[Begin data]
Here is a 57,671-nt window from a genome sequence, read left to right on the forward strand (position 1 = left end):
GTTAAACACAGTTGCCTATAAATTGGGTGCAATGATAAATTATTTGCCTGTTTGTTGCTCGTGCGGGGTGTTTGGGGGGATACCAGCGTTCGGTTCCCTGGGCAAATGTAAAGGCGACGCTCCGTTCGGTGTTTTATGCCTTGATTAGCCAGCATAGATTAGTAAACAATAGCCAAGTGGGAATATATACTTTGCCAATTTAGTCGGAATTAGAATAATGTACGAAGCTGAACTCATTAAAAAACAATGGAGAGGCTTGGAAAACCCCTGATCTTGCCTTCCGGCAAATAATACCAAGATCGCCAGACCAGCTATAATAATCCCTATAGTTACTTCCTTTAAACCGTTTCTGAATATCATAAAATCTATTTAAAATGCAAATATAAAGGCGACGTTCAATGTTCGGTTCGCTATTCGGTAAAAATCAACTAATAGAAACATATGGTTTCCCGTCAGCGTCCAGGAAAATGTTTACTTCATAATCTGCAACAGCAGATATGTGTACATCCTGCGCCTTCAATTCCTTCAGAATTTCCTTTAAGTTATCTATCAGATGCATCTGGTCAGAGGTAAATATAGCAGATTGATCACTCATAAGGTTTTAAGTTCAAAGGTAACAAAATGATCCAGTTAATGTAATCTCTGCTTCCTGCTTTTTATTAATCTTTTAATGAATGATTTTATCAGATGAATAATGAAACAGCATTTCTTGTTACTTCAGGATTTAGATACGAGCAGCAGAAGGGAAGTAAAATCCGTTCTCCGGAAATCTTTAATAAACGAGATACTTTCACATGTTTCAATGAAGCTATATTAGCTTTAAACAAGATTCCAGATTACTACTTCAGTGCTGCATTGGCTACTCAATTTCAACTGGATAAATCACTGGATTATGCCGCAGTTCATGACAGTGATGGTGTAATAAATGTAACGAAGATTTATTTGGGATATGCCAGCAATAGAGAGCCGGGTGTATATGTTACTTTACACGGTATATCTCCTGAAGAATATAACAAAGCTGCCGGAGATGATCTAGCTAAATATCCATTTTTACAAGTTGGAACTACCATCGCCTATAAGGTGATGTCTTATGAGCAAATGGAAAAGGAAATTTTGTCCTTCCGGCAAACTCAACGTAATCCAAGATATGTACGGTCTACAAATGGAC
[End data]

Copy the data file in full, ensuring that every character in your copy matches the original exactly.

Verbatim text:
Here is a 57,671-nt window from a genome sequence, read left to right on the forward strand (position 1 = left end):
GTTAAACACAGTTGCCTATAAATTGGGTGCAATGATAAATTATTTGCCTGTTTGTTGCTCGTGCGGGGTGTTTGGGGGGATACCAGCGTTCGGTTCCCTGGGCAAATGTAAAGGCGACGCTCCGTTCGGTGTTTTATGCCTTGATTAGCCAGCATAGATTAGTAAACAATAGCCAAGTGGGAATATATACTTTGCCAATTTAGTCGGAATTAGAATAATGTACGAAGCTGAACTCATTAAAAAACAATGGAGAGGCTTGGAAAACCCCTGATCTTGCCTTCCGGCAAATAATACCAAGATCGCCAGACCAGCTATAATAATCCCTATAGTTACTTCCTTTAAACCGTTTCTGAATATCATAAAATCTATTTAAAATGCAAATATAAAGGCGACGTTCAATGTTCGGTTCGCTATTCGGTAAAAATCAACTAATAGAAACATATGGTTTCCCGTCAGCGTCCAGGAAAATGTTTACTTCATAATCTGCAACAGCAGATATGTGTACATCCTGCGCCTTCAATTCCTTCAGAATTTCCTTTAAGTTATCTATCAGATGCATCTGGTCAGAGGTAAATATAGCAGATTGATCACTCATAAGGTTTTAAGTTCAAAGGTAACAAAATGATCCAGTTAATGTAATCTCTGCTTCCTGCTTTTTATTAATCTTTTAATGAATGATTTTATCAGATGAATAATGAAACAGCATTTCTTGTTACTTCAGGATTTAGATACGAGCAGCAGAAGGGAAGTAAAATCCGTTCTCCGGAAATCTTTAATAAACGAGATACTTTCACATGTTTCAATGAAGCTATATTAGCTTTAAACAAGATTCCAGATTACTACTTCAGTGCTGCATTGGCTACTCAATTTCAACTGGATAAATCACTGGATTATGCCGCAGTTCATGACAGTGATGGTGTAATAAATGTAACGAAGATTTATTTGGGATATGCCAGCAATAGAGAGCCGGGTGTATATGTTACTTTACACGGTATATCTCCTGAAGAATATAACAAAGCTGCCGGAGATGATCTAGCTAAATATCCATTTTTACAAGTTGGAACTACCATCGCCTATAAGGTGATGTCTTATGAGCAAATGGAAAAGGAAATTTTGTCCTTCCGGCAAACTCAACGTAATCCAAGATATGTACGGTCTACAAATGGAC